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How to Customize the Bokeh in Photos Using a Laser Printer

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If you’re into photography, chances are that you’ve seen the tutorials where you are supposed to cut hearts out of paper to get heart-shaped bokeh. I recently decided to try to do this myself. But I soon realized that my scissor skills aren’t anywhere near good enough to make nice looking heart shapes… let alone anything more advanced.

This got me thinking of other ways to get custom shaped bokeh. I was standing in the shower a few hours later when it finally hit me: I have a pack of overhead film transparencies lying around in my wardrobe. What if I just print transparent shapes onto a black background? Then I could even make grayscale images, such as emojis, into bokeh! I tried it, and it worked beautifully.

Before you create and print a sheet like this yourself, you need to ensure a few things. First of all, the bokeh shape must be in white or light gray, and the background must be absolutely black. You can use the curves tool in Photoshop to make sure that the brightest point in the picture is absolutely white.

Second, make sure that the bokeh shape is smaller than the front lens of your camera.

Third, make sure that the overhead film you use is made for the kind of printer you have, otherwise, you might damage your printer! There is special overhead film for laser printers, and there is another type of film made for inkjet printers. Get the right one! If possible, also pick an overhead film that is as clear as possible, so that things don’t look blurred when you see through the film. Now you are ready to print.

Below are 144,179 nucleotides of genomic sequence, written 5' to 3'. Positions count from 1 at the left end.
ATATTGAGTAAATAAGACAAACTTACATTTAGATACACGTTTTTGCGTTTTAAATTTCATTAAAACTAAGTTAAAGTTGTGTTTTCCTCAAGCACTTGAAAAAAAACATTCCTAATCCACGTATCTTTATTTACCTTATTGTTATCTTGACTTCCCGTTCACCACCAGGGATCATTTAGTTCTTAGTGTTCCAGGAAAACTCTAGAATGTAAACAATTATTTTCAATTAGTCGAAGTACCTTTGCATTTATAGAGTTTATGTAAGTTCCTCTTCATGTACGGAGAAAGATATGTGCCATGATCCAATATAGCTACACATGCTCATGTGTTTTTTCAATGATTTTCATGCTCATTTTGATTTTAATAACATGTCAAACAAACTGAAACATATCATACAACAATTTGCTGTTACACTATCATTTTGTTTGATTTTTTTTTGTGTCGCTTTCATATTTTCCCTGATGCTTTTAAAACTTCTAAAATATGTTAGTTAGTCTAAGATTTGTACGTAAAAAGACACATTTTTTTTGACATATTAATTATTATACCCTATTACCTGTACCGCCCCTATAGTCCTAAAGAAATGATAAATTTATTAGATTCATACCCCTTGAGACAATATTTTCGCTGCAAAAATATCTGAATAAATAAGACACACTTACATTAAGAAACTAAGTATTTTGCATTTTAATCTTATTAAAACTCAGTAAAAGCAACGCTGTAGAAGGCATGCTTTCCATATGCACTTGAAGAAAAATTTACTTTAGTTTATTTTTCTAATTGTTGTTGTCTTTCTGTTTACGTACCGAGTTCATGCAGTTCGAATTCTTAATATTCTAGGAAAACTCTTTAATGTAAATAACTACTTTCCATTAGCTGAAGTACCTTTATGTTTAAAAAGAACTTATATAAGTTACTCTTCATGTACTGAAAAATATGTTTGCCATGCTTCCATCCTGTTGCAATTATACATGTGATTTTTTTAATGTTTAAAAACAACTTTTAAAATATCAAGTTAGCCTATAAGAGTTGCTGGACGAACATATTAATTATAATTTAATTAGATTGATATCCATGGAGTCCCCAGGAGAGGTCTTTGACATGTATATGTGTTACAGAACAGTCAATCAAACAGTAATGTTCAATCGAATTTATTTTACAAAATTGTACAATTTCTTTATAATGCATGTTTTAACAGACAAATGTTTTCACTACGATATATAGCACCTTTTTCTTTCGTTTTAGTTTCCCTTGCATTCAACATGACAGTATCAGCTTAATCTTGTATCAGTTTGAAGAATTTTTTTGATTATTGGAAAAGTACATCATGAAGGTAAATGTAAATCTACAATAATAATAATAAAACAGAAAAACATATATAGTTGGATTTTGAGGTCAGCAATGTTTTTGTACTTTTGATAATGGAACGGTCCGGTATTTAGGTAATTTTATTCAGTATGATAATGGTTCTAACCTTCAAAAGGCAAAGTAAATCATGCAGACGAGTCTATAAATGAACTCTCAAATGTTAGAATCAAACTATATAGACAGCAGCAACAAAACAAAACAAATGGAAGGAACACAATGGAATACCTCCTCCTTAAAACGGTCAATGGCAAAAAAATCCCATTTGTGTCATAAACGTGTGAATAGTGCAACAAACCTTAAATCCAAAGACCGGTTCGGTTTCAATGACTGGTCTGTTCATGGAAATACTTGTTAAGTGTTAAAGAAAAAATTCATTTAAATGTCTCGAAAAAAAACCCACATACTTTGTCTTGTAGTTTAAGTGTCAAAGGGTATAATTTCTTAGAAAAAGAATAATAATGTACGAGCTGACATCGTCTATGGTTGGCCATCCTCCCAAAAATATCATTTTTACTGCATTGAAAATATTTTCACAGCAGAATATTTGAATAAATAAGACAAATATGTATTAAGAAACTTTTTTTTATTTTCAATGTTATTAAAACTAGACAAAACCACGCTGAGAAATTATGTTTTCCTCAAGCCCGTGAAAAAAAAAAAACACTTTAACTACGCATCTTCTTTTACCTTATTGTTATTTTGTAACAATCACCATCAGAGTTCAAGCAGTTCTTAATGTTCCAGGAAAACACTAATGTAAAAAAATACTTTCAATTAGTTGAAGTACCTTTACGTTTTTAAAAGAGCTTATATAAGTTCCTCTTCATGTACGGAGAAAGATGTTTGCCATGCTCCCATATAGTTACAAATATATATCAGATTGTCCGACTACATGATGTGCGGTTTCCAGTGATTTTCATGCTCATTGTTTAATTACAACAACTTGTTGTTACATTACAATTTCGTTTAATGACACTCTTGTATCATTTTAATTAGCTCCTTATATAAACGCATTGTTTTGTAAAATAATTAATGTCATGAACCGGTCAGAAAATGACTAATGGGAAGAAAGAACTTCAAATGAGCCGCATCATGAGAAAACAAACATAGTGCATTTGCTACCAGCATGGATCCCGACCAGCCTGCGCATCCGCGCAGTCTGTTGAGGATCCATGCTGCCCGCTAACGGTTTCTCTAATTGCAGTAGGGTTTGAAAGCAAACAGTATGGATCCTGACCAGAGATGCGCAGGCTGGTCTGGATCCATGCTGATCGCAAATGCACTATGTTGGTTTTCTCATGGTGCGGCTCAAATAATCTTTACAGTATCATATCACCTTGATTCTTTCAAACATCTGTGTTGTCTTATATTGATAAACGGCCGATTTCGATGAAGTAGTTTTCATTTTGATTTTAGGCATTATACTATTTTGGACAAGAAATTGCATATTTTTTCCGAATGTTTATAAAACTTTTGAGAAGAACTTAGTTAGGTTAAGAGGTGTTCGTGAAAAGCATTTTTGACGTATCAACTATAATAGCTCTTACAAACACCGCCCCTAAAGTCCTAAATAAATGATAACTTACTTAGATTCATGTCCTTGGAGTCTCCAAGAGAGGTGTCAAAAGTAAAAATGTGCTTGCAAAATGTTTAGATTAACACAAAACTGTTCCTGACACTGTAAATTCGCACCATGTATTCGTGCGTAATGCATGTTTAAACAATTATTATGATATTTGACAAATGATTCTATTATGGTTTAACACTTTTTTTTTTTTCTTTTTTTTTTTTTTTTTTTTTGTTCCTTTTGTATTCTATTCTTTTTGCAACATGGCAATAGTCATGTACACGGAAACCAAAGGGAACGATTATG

After printing, just cut out your black box and find a way to attach it to the front of your lens. Make sure that the black background covers all the edges of your lens. If it doesn’t, cover up the rest with something that doesn’t let light through. I used adhesive black velvet, which is nice because it is easy to attach, but also easy to remove later.

The best lenses to get cool bokeh effects are ones with as low f-numbers as possible. If your lens has an f-number of f/2.8 or below, that is probably enough. I used a Samyang 135mm f2 and a Minolta MD 55mm f/1.8 lens in my sample shots. When taking photos, make sure to set the aperture to a low number such as f/1.4 or f/2.0.

Now you are ready to go out shooting! The best bokeh effect is achieved when focusing closely on your subject. To get the cool looking bokeh balls seen in my sample shots, you can try shooting against a background of small distant light sources, such as Christmas lights, or a road with a lot of passing cars.

Here’s a 6-minute video tutorial showing how this project is done:


About the author: Micael Widell is a photography enthusiast based in Stockholm, Sweden. He loves photography, and runs a YouTube channel with tutorials, lens reviews and photography inspiration. You can also find him on Instagram and 500px where his username is @mwroll.

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